Other objects, features and advantages of the present invention will become apparent from the following detailed description of the preferred embodiment when taken in conjunction with the accompanying drawings.

BRIEF DESCRIPTION OF THE DRAWINGS

FIG. 1 shows a front perspective view of a lawn edging unit in one embodiment of the present invention.

FIG. 2 shows a front plan view of the lawn edging unit of FIG. 1.

FIG. 3 shows a side view of the lawn edging unit of FIG. 1 in one method for using the present invention.

FIG. 4A shows a top perspective view of the lawn edging unit of FIG. 1 in another method for using the present invention.

FIG. 4B shows a side view of the method shown in FIG. 4A.

FIG. 5 shows a front view of a plurality of overlapping lawn edging units of the present invention.

FIG. 6 shows a top view of a plurality of overlapping lawn edging units in one method for using the present invention.

FIG. 7 shows a side view of a plurality of stacked lawn edging units.

FIG. 8 shows a top plan view of a lawn edging unit having a centrally located stake receiving aperture in one embodiment of the present invention.

FIG. 9 shows a top plan view of a lawn edging unit having a pair of evenly spaced stake receiving apertures in another embodiment of the present invention.

FIG. 10 shows a top plan view of a plurality of overlapping lawn edging units, each with a pair of evenly spaced stake receiving apertures in yet another embodiment of the present invention.

FIGS. 11-13 show top plan views of various embodiments of the end area peripheries of the lawn edging unit of the present invention.

FIG. 14 shows a corner lawn edging unit according to another aspect of the lawn edging device of the present invention.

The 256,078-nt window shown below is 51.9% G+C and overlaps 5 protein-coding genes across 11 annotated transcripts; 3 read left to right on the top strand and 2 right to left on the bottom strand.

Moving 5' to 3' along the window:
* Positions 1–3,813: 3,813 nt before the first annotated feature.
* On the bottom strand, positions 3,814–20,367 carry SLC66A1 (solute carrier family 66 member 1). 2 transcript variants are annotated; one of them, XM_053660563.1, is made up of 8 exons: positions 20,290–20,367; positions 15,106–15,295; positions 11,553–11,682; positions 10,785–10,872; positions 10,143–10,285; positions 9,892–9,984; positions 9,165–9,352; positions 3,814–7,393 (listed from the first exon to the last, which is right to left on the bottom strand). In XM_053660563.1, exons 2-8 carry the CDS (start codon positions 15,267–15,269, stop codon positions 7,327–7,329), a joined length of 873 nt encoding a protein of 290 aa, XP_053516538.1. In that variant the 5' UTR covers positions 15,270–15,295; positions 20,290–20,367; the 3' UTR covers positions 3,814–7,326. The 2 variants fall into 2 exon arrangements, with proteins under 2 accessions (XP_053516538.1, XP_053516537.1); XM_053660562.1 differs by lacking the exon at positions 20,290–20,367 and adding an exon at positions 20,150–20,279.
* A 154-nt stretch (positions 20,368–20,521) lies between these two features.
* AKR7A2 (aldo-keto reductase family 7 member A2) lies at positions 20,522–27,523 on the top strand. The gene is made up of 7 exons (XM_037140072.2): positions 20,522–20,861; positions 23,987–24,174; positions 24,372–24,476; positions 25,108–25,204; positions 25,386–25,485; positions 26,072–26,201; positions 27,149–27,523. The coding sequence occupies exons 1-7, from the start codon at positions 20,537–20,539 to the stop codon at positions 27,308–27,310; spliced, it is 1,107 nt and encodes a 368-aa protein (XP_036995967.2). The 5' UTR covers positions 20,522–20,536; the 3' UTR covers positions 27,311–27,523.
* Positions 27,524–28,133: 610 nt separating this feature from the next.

FIG. 15 shows a curved lawn edging unit according to yet another aspect of the lawn edging device of the present invention.

DETAILED DESCRIPTION OF THE PREFERRED EMBODIMENTS

A first preferred embodiment of the present invention is shown in FIG. 1. FIG. 1 shows a single lawn edging unit 10. The unit 10 includes a first portion 12 and a second portion 14. The second portion 14 is a mowing strip, while the first portion 12 may be either a ground insertion section or a wall abutting section. Both portions are preferably substantially planar with substantially even and equal thicknesses. The first portion 12 is preferably rectangular, as shown, with one of the long sides of the rectangle attached to the second portion 14. The first portion 12 has a length L1 and the second portion 14 has a length L2, which is longer than the length L1, as shown in FIG. 2. The first 12 and second 14 portions are substantially perpendicularly connected, as shown in FIG. 3. The second portion 14 preferably includes at least one stake receiving aperture 22. The second portion 14 includes a central section 20 which has a length of at least L1. The second portion 14 further includes two end areas 16 and 18 which extend past the length L1 of the first portion 12. Thus, the end areas 16 and 18 are separated by the central section 20. which indirectly connects the end areas 16, 18 to the first portion 12. The combined end-to-end lengths of the end areas 16 and 18 and the central section 20 equals the length L2 of the second portion 14. The width W2 of the second portion 14 is preferably about 3 inches which is a dimension found to be wide enough to prevent most grass from growing from a grassy area to an adjacent area. The width W1 of the first portion 12 is preferably wide enough to prevent the root structure of a grassy area from creeping around the first portion 12.